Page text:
I personally spend a lot of time in gaming environments with players, in arcades, pubs, bowling centres, just watching the customers, imagining them playing my game in order to build profiles.  I would quit this business if I lost this  connection to the player, this sense of the games they want to play6.”  Mr. Nishiyama’s AM R&D team in Japan, have between 7-10 new games under-development at any one time, and it is his responsibility to ensure the production of each title keeps to the high standards set forth by Sega.  “Sega has to be the No.1 company for the arcade business,” affirmed Mr. Nishiyama.  “I believe it now falls to Sega to build the market and raise the level of the game by delivering many new titles into the market by ourselves.  It would be better for the market if other companies presented better games, better products, because competition is healthy.  But right now that’s not happening.  Every other company, especially for the arcade market, is producing low cost, simple games.  The game market is going cheaper and cheaper.  Our competitors should develop a game such as WCCF, which is new and innovative.  But in Japan, if a game such as WCCF is successful, other companies look to create a similar game for a lower cost such competition won't end, but to build new games that take the market to a new level? That's not happening either. Thankfully, Sega is a big company. We can build such concepts in-house and deliver to the market... but then of course, the others will follow us again." And while Mr. Nishiyama laments the lack of competition in the arcade sector, he is conscious of the threat from the latest right high-end consoles, such as Xbox 360 and Playstation 3. "The console market is increasing its platform specifications, but this means that development costs increase at the same time, while the market itself is shrinking," stated Mr. Nishiyama.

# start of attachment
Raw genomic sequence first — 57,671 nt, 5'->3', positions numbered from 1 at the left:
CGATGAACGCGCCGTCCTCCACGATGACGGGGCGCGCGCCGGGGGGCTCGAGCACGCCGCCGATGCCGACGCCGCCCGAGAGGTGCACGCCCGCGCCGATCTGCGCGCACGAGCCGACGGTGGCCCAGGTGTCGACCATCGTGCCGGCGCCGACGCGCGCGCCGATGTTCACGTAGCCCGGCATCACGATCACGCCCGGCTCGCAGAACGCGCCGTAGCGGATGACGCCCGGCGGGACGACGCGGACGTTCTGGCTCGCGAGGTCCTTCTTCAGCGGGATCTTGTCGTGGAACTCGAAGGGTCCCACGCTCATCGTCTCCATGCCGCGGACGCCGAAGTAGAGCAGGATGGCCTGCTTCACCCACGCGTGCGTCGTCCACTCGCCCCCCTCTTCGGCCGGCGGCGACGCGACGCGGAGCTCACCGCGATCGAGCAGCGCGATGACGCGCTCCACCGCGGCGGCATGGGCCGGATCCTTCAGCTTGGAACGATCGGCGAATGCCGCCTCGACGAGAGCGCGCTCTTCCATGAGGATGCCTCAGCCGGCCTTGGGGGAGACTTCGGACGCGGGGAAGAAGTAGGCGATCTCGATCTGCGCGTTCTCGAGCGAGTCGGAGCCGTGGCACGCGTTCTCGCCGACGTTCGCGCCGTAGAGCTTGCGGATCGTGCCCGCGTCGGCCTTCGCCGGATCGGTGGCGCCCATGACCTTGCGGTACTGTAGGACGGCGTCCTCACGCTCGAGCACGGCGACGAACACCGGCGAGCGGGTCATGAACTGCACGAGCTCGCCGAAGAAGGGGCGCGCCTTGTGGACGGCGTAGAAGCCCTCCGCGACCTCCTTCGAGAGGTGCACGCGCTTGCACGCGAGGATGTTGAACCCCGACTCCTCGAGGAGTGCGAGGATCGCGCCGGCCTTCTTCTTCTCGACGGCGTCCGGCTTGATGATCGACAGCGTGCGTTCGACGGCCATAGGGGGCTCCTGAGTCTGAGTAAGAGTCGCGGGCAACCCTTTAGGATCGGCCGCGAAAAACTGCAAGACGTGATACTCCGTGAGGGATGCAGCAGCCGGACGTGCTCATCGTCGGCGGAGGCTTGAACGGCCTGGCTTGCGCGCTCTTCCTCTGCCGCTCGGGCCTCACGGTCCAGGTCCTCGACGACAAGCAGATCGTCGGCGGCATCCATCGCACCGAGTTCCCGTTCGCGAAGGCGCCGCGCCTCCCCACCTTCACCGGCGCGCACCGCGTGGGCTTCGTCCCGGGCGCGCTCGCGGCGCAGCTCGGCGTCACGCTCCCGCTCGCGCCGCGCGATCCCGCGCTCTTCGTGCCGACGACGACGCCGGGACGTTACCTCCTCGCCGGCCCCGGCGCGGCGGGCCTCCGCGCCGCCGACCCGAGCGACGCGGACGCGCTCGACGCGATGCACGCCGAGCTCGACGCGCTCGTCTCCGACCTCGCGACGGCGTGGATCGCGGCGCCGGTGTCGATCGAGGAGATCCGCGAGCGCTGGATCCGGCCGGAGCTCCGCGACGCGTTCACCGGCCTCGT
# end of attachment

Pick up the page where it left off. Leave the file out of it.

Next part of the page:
Since consoles have very good graphics, players will expects more from the arcade game manufacturers simply can't meet that production of each title keeps pubs, bowling greater expectation. However, an arcade to the high standards set forth by centres, just game is not just about graphics, it's about the games that you can only play company for the arcade.  It’s about those watching you play and the social environment of each game centre. IC Cards and On-Net games (the online network created in Japan by Namco and Sega) takes the concept of an arcade player as a casual player and extends their experience. Personally, for the overseas market, the network system for 'Online Play' remains under-developed. We need to spread the network and I am keen to create new software that will prompt the worldwide distribution of network games," said Mr. Nishiyama.